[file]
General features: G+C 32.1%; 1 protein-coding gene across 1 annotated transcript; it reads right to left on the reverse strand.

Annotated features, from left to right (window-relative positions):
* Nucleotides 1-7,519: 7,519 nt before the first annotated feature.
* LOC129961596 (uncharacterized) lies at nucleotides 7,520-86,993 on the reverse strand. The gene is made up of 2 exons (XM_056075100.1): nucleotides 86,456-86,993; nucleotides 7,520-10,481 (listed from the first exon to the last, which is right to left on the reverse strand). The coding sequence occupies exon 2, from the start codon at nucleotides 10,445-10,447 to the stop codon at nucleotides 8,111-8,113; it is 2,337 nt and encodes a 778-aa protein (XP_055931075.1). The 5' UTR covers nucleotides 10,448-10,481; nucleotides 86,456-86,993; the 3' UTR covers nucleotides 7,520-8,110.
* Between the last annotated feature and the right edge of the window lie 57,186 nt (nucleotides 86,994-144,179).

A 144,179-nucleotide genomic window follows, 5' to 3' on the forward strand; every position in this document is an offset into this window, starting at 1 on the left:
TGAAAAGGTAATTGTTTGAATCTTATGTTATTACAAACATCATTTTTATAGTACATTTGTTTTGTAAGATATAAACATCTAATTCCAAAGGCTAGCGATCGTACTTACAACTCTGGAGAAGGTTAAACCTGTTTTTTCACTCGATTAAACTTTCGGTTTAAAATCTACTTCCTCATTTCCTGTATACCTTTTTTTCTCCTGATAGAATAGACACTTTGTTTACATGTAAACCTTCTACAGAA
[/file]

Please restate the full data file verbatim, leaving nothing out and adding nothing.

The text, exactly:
General features: G+C 32.1%; 1 protein-coding gene across 1 annotated transcript; it reads right to left on the reverse strand.

Annotated features, from left to right (window-relative positions):
* Nucleotides 1-7,519: 7,519 nt before the first annotated feature.
* LOC129961596 (uncharacterized) lies at nucleotides 7,520-86,993 on the reverse strand. The gene is made up of 2 exons (XM_056075100.1): nucleotides 86,456-86,993; nucleotides 7,520-10,481 (listed from the first exon to the last, which is right to left on the reverse strand). The coding sequence occupies exon 2, from the start codon at nucleotides 10,445-10,447 to the stop codon at nucleotides 8,111-8,113; it is 2,337 nt and encodes a 778-aa protein (XP_055931075.1). The 5' UTR covers nucleotides 10,448-10,481; nucleotides 86,456-86,993; the 3' UTR covers nucleotides 7,520-8,110.
* Between the last annotated feature and the right edge of the window lie 57,186 nt (nucleotides 86,994-144,179).

A 144,179-nucleotide genomic window follows, 5' to 3' on the forward strand; every position in this document is an offset into this window, starting at 1 on the left:
TGAAAAGGTAATTGTTTGAATCTTATGTTATTACAAACATCATTTTTATAGTACATTTGTTTTGTAAGATATAAACATCTAATTCCAAAGGCTAGCGATCGTACTTACAACTCTGGAGAAGGTTAAACCTGTTTTTTCACTCGATTAAACTTTCGGTTTAAAATCTACTTCCTCATTTCCTGTATACCTTTTTTTCTCCTGATAGAATAGACACTTTGTTTACATGTAAACCTTCTACAGAA